Why the Australian Signals Directorate’s (ASD) expansion of the cyber threat Top 4 to the Essential Eight is a great move

If you needed any further proof that cyber threats are only increasing, here it is. The Australian Signals Directorate (ASD) has doubled its Top 4 cyber security strategies to counter cyberattacks to an Essential Eight.

This is a welcome move, particularly as it now extends to a wider threat range than targeted attacks. Even the name of ASD’s document has changed from Strategies to mitigate targeted cyber intrusions to Strategies to mitigate cyber security incidents.

The role of ASD

ASD helps federal and state government authorities to deal with the security and integrity of information. It helps provide a greater understanding of sophisticated cyber threats, and coordinates and assists with operational responses to cyber incidents of national importance.

First major overhaul in seven years

This is the first major overhaul of the list since the Top 4 was originally published back in 2010.
Until now, the focus had been on the four key actions of:

  • application whitelisting
  • patching applications
  • patching operating system vulnerabilities
  • restricting administrative privileges.

The list now includes the additional tasks of:

  • disabling untrusted Office macros
  • user application hardening
  • implementing multi-factor authentication
  • daily back up of important data.

It is somewhat troubling that daily backup of important data needs to be emphasised. This should really be standard for businesses and government agencies.

The Essential Eight in full

  1. Application whitelisting – A whitelist only allows the selected software applications in that list to run on computers. This prevents other software applications from running, including malware.
  2. Patch applications – This fixes security vulnerabilities in software applications, which are typically exploited by cyber attackers.
  3. Disable untrusted Microsoft Office macros – Macros can be used to automate routine tasks but they are increasingly being used to enable the download of malware. Securing or disabling macros will prevent this type of attack.
  4. User application hardening – By blocking web browser access to Adobe Flash Player, web ads and untrusted Java code, this cuts of three popular ways of delivering malware to workstations.
  5. Restrict administrative privileges – By restricting such privileges to those who need them, the likelihood of a cyber attacker accessing an admin account is minimised.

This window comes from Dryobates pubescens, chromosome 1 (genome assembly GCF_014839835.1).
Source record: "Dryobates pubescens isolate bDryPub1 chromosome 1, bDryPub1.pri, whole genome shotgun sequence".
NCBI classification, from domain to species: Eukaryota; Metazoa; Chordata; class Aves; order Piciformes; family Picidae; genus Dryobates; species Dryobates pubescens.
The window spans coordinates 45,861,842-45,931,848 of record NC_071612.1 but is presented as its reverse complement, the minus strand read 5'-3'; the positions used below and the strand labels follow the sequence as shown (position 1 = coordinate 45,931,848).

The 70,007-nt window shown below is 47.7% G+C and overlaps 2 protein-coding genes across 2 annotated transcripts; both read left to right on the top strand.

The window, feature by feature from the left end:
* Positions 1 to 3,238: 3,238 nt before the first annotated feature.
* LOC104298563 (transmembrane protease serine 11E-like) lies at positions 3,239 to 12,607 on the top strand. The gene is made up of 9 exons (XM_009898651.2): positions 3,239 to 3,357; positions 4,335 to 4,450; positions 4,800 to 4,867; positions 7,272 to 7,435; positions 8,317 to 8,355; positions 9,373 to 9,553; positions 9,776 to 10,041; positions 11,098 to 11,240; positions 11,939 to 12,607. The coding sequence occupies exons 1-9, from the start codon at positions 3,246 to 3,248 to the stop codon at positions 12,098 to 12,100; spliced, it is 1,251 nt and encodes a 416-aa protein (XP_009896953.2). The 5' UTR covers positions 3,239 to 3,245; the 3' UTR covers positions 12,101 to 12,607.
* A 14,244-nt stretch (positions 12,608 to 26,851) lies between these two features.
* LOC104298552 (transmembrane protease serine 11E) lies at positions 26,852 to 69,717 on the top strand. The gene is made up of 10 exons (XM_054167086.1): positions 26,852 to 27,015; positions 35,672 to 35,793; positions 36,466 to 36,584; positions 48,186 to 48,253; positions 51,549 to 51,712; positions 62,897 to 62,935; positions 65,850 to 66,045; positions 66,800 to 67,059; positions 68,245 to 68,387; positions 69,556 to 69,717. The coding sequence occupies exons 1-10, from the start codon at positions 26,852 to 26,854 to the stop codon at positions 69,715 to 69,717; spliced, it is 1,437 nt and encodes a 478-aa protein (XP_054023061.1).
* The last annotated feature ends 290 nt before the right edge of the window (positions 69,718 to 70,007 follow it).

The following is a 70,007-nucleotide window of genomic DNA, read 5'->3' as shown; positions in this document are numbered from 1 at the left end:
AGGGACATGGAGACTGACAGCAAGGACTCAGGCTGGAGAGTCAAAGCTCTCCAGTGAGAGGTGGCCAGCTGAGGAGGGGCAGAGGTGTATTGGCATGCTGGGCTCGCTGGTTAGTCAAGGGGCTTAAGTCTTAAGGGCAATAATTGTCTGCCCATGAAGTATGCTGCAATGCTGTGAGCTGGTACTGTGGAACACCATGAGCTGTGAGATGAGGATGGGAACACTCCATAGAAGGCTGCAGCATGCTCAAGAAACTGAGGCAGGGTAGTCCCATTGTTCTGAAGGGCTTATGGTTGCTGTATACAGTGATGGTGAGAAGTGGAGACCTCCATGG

6. Patch operating systems – Patching security vulnerabilities closes them off as points of attack.
  7. Multi-factor authentication – By only granting a user access after producing two or more separate pieces of evidence relating to their identity, it makes it more difficult for hackers to infiltrate your system.
  8. Daily backup of important data – If your data is securely backed up, the loss you will incur from a breach will be minimised. For example, a ransomware attack will only compromise one day’s worth of data as long as you backup daily. If you were to backup monthly, the fallout from a ransomware attack would be one month’s worth of data; a far worse situation.
    According to ASD, implementing the Essential Eight creates a strong security foundation on which you can build your IT infrastructure. It’s a list of practical actions that can save the wasted time, money and effort, and avoid the reputational damage that comes with a successful attack. Given the cost of being attacked is usually more expensive than preventive measures, it makes sense to start with the Essential Eight.

In addition to those eight core strategies, there is an extensive list of recommended additional controls for organisations to implement.

At Aleron, we believe this move is a great next step in response to new and diverse types of threat currently affecting the industry.

Even though the ASD’s mitigation strategies are only mandatory for Australian Federal Government agencies, all organisations should look at adhering to them too.

What to do next

Remember, ASD’s mitigation strategies are aimed at government agencies, so they may not be perfect for your business needs. For example, if you follow ASD’s recommendation to turn off all macros, this could stop your internal applications from working properly and the resulting inefficiencies could cost as much as a security breach would have.

Start by understanding your appetite for risk and your current risk levels, then review the potential impact to your business of meeting the Essential Eight. It’s important to weigh up the pros and cons so you can make the right decision for your business.

While security may seem daunting, the good news is that there is a lot of help available. At Aleron, we provide a range of services around data security, such as platforms to protect and analyse data, helping you to assess the operations and results of your business.

We also offer fully-customisable, rapidly-deployable and automated secure cloud solutions; managed information security and infrastructure services and consulting; on-site security project support and advice, and security infrastructure management. We can even provide you with an information security strategy aligned to your specific needs.

Contact us today to find out more about how we can help you protect your organisation, starting with the Essential Eight.